Joey Peters has been a journalist for nearly a decade. Most recently, his reporting in New Mexico on closed government policies earned several accolades. Peters has also worked as a reporter in Washington DC and the Twin Cities. Contact him by phone at (505) 226-3197.
Angelo Artuso warns that a move by lawmakers to shield some university research from the public eye could lead to harrowing consequences. At a Wednesday morning House committee hearing, Artuso invoked some of history’s darkest state-sanctioned university research projects. For decades, researchers at Tuskegee University studied the effects of syphilis by pretending to offer infected Black men free health care. And several colleges and universities from the early 1950s until 1973 were involved in Project MKUltra, a CIA program that used drugs like LSD unknowingly on human subjects to experiment with mind control. Programs like those, involving government-funded atrocities at institutions of higher learning, Artuso maintained, would remain hidden at New Mexico public higher education institutions under a bill sponsored by state Reps.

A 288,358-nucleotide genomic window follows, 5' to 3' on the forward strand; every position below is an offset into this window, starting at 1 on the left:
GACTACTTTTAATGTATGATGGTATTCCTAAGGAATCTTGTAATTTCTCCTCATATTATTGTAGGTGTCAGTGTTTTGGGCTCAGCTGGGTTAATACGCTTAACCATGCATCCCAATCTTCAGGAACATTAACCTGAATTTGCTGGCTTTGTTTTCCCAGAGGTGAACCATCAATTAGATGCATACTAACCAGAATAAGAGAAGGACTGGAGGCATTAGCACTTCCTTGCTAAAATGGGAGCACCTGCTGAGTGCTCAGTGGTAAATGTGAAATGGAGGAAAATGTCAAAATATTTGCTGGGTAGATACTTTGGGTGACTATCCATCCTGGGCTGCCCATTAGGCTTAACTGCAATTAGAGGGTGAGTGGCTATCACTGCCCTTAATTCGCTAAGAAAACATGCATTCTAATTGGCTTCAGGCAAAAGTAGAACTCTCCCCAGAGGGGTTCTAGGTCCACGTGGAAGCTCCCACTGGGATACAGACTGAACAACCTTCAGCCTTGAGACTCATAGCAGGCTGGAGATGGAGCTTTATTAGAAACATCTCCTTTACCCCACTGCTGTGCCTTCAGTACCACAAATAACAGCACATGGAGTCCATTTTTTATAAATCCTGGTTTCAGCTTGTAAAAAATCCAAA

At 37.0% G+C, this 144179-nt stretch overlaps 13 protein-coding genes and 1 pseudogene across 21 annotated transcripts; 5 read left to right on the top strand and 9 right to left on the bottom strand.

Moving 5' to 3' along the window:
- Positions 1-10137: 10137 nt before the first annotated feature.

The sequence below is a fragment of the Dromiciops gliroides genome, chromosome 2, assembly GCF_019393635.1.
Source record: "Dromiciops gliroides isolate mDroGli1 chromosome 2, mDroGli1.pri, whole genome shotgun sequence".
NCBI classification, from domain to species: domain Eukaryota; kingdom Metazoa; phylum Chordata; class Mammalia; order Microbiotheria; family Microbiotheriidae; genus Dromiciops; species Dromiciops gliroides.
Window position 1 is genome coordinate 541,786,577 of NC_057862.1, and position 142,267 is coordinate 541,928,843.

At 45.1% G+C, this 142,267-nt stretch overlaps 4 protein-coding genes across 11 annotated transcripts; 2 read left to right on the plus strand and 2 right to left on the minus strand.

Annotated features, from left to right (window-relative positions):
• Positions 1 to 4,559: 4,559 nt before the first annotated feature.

Laura Gutierrez has been trying to get public records from Albuquerque Public Schools for more than a year. In 2014 a school law enforcement officer allegedly used force against her autistic son. APS opened an investigation and soon cleared the officer of any wrongdoing. Gutierrez wants to see all the documents from this investigation. In the fall and winter of 2015, Gutierrez filed four public records requests with APS for the district’s internal investigation of the officer, an employee of the school district.
For the second time in two months, Albuquerque’s Jewish Community Center was targeted with a bomb threat today. It was one of at least 10 bomb threats to different JCCs across the country. Fred Duran, a spokesman with the Albuquerque Police Department, said the bomb threat to the Albuquerque location “came through the phone.” JCC staff evacuated the building after the threat came, and APD officers found no bomb inside, according to Duran. Everything at the JCC is currently operating “back to normal,” Duran added. Similar bomb threats were directed against JCCs today in Wisconsin, Minnesota, Texas, New York and Alabama, according to the Jewish Telegraphic Agency.